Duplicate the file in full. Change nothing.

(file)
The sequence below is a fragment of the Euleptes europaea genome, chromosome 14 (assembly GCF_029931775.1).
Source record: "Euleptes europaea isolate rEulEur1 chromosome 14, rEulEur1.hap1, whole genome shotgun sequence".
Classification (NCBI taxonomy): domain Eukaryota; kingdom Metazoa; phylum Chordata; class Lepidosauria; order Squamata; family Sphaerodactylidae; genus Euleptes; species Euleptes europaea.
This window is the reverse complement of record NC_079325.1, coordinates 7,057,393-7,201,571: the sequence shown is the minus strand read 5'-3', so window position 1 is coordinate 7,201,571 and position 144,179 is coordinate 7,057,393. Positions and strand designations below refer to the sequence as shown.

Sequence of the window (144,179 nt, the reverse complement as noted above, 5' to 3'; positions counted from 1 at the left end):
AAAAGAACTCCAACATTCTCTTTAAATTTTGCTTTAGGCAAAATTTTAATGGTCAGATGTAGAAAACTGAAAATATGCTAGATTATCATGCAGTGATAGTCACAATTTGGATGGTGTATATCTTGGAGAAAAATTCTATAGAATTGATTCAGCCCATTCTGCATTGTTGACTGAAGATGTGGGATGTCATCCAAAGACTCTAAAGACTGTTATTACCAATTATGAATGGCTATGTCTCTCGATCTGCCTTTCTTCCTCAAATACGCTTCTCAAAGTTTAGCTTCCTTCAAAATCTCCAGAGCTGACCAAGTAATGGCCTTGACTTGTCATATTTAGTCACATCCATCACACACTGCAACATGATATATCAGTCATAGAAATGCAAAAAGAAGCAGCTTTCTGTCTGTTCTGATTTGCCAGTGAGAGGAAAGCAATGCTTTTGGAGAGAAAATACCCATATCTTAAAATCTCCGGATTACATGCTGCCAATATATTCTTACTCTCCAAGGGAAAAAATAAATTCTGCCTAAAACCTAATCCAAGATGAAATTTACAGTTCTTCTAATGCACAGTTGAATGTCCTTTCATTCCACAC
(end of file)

The sequence below is a fragment of the Euleptes europaea genome, chromosome 14 (assembly GCF_029931775.1).
Source record: "Euleptes europaea isolate rEulEur1 chromosome 14, rEulEur1.hap1, whole genome shotgun sequence".
Classification (NCBI taxonomy): domain Eukaryota; kingdom Metazoa; phylum Chordata; class Lepidosauria; order Squamata; family Sphaerodactylidae; genus Euleptes; species Euleptes europaea.
This window is the reverse complement of record NC_079325.1, coordinates 7,057,393-7,201,571: the sequence shown is the minus strand read 5'-3', so window position 1 is coordinate 7,201,571 and position 144,179 is coordinate 7,057,393. Positions and strand designations below refer to the sequence as shown.

Sequence of the window (144,179 nt, the reverse complement as noted above, 5' to 3'; positions counted from 1 at the left end):
AAAAGAACTCCAACATTCTCTTTAAATTTTGCTTTAGGCAAAATTTTAATGGTCAGATGTAGAAAACTGAAAATATGCTAGATTATCATGCAGTGATAGTCACAATTTGGATGGTGTATATCTTGGAGAAAAATTCTATAGAATTGATTCAGCCCATTCTGCATTGTTGACTGAAGATGTGGGATGTCATCCAAAGACTCTAAAGACTGTTATTACCAATTATGAATGGCTATGTCTCTCGATCTGCCTTTCTTCCTCAAATACGCTTCTCAAAGTTTAGCTTCCTTCAAAATCTCCAGAGCTGACCAAGTAATGGCCTTGACTTGTCATATTTAGTCACATCCATCACACACTGCAACATGATATATCAGTCATAGAAATGCAAAAAGAAGCAGCTTTCTGTCTGTTCTGATTTGCCAGTGAGAGGAAAGCAATGCTTTTGGAGAGAAAATACCCATATCTTAAAATCTCCGGATTACATGCTGCCAATATATTCTTACTCTCCAAGGGAAAAAATAAATTCTGCCTAAAACCTAATCCAAGATGAAATTTACAGTTCTTCTAATGCACAGTTGAATGTCCTTTCATTCCACAC